Since I am massively ahead of schedule, I decided to cut down part of an old cottonwood tree that would fall right in my gardens should it decide to do that. As it turned out the tree had a hollow core and most assuredly would at some time fallen in my garden area. Armed with big Bertha, my chainsaw's name, and all the technical support things that must go with a chainsaw, I started the task of cutting down the 50 foot tree. After about three hours of nibbling around the base of the tree and many coffee breaks the first crack was heard and the tree moved about a half an inch. From then on it was give that notch a little buzz and stand back and listen for more cracks and movement. After three more buzz and runs, the tree let out a major crack and moved another inch. Two more little nibbles at the back side relief cut and the tree crashed to the ground right where I hoped it would fall. For the next two days a friend of mine and I sawed away at the tree slowly but surely getting it down to the bare trunk.
It doesn't look too scary now does it? You can see over on the left side a branch that was buried into the ground when the tree fell. You will see it better when you view the video. I worked on getting that branch out of the ground for about an hour and a half. I dug a two foot hole around the branch and it still went deeper in the earth. I finally just fired up big Bertha and cut the branch off two foot under the ground and covered up the stump. One thing I did discover was the the dirt had a rich black look and had good texture to it. In most parts of our city the top soil is a little anemic and is only about 6 inches deep at most then a hard pan clay soil goes on forever. Here as I dug the two feet down the soil remained the deep rich black earth. It had a few chunks of small rock in it but all the better for drainage.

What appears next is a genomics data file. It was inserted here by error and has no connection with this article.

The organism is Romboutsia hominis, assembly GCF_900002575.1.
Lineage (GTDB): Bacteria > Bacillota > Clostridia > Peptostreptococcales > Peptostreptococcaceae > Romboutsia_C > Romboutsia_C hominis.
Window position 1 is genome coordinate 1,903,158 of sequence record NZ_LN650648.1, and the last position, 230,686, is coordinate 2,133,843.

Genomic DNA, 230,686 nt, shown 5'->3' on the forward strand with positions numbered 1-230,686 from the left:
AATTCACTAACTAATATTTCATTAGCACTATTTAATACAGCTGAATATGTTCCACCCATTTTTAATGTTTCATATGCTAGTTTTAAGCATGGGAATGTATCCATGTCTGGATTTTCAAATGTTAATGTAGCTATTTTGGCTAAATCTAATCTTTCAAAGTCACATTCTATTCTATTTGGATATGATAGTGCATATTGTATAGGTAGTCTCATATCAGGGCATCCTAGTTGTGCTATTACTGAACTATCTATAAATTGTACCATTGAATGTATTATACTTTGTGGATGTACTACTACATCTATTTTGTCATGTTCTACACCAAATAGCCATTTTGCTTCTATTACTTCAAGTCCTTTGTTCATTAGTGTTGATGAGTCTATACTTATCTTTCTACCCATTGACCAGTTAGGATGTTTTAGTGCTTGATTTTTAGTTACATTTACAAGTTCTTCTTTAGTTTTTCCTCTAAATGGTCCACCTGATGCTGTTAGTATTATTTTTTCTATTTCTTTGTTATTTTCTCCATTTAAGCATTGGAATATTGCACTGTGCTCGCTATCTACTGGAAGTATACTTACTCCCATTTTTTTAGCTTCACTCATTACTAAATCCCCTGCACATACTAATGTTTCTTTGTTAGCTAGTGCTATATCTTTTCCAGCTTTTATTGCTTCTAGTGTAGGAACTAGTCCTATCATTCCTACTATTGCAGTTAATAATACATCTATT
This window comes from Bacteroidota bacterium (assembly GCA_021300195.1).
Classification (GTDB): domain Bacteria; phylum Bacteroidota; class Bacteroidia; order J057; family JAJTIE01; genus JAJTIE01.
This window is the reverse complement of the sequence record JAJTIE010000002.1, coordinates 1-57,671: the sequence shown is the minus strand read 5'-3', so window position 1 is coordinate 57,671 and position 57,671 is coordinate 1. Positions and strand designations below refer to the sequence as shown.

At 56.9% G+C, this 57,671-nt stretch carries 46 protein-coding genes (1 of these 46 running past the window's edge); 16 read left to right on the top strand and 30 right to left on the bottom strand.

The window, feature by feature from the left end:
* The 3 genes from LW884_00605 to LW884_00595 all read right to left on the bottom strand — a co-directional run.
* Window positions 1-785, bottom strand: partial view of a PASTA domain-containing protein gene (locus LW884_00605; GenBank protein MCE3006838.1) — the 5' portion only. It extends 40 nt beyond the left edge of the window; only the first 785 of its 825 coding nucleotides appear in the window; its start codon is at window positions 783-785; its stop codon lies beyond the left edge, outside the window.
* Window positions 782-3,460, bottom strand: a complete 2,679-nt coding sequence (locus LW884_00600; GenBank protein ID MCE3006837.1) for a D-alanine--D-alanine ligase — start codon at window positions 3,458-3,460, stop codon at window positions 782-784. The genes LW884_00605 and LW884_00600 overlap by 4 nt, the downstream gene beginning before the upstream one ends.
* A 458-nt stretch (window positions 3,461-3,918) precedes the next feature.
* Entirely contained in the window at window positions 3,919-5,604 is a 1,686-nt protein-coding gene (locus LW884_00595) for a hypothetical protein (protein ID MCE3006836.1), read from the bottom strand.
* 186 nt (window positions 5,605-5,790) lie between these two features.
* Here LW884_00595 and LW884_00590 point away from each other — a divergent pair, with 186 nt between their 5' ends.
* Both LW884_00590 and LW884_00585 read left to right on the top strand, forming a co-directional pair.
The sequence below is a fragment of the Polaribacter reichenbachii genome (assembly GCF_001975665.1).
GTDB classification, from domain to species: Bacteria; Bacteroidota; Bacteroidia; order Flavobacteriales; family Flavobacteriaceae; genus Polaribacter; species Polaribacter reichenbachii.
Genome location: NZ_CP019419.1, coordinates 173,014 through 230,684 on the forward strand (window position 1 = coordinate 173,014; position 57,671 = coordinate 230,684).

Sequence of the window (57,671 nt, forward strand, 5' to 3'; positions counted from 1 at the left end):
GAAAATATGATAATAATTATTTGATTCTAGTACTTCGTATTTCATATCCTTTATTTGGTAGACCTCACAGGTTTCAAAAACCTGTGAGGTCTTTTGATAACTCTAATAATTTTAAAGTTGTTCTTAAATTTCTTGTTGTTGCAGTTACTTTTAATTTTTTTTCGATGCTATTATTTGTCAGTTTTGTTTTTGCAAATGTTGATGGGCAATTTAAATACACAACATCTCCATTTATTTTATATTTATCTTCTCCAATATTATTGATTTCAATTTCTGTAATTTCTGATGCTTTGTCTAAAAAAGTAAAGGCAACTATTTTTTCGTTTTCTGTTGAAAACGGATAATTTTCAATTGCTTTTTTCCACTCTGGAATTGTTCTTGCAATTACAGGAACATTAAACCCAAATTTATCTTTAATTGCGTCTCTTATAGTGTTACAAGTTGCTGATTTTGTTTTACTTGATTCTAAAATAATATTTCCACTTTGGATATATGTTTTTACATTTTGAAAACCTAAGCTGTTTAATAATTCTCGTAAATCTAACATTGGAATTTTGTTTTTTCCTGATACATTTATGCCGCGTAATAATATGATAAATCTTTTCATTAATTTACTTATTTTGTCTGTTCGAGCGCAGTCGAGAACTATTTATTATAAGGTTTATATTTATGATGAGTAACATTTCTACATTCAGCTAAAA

If you made it this far and are still with me, then here's a video tour of how Terra Nova Gardens look today. I hope you are enjoying the reclamation of Terra Nova Gardens.
As the sun sets behind the trees, the light grows dim, and the turkeys come to roost high in the trees above Terra Nova Gardens ever watchful for any suspious activity as the nocturnal critters creep out to see what has happened to their world. Tune in next time for another episode of how Terra Nova Gardens is evolving. Leave a comment to tell me what you think. Have I really jumped off the deep end into the deep dark depths of a sink hole or is there hope for this vision?
(Muttering to myself as I walk away from the computer with voice trailing off) Oh man, I'm just not as young as I used to be. Where is that bottle of Alieve? I sure could use a hot tub right now. Aw that hot shower and coffee will really feel good tonight. (big sigh) It was a great day. I'm going to just sit down here in the recliner for a minute. (big yawn) Zzzzzzzzzzzzzzzzzzzz
Sit in on dozens of practical workshops from the leading authorities on modern homesteading, animal husbandry, gardening, real food and more!LEARN MORE